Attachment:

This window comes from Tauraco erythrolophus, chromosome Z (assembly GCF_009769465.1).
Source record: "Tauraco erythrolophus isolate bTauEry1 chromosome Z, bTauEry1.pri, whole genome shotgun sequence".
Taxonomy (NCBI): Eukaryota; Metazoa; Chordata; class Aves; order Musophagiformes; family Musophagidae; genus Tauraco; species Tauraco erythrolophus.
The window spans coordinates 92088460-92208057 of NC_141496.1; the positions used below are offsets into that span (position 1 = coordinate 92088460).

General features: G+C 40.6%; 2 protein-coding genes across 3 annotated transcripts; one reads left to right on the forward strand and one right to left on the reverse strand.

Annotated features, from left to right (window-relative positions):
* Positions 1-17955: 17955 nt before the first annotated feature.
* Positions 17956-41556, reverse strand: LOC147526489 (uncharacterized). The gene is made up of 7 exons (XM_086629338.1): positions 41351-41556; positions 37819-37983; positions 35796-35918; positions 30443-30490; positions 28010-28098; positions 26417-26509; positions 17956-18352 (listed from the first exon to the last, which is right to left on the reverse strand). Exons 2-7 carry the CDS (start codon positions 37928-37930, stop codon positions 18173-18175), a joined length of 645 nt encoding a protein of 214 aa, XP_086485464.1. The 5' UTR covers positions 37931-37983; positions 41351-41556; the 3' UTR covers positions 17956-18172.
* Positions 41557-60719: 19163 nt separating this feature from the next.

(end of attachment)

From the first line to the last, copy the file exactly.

This window comes from Tauraco erythrolophus, chromosome Z (assembly GCF_009769465.1).
Source record: "Tauraco erythrolophus isolate bTauEry1 chromosome Z, bTauEry1.pri, whole genome shotgun sequence".
Taxonomy (NCBI): Eukaryota; Metazoa; Chordata; class Aves; order Musophagiformes; family Musophagidae; genus Tauraco; species Tauraco erythrolophus.
The window spans coordinates 92088460-92208057 of NC_141496.1; the positions used below are offsets into that span (position 1 = coordinate 92088460).

General features: G+C 40.6%; 2 protein-coding genes across 3 annotated transcripts; one reads left to right on the forward strand and one right to left on the reverse strand.

Annotated features, from left to right (window-relative positions):
* Positions 1-17955: 17955 nt before the first annotated feature.
* Positions 17956-41556, reverse strand: LOC147526489 (uncharacterized). The gene is made up of 7 exons (XM_086629338.1): positions 41351-41556; positions 37819-37983; positions 35796-35918; positions 30443-30490; positions 28010-28098; positions 26417-26509; positions 17956-18352 (listed from the first exon to the last, which is right to left on the reverse strand). Exons 2-7 carry the CDS (start codon positions 37928-37930, stop codon positions 18173-18175), a joined length of 645 nt encoding a protein of 214 aa, XP_086485464.1. The 5' UTR covers positions 37931-37983; positions 41351-41556; the 3' UTR covers positions 17956-18172.
* Positions 41557-60719: 19163 nt separating this feature from the next.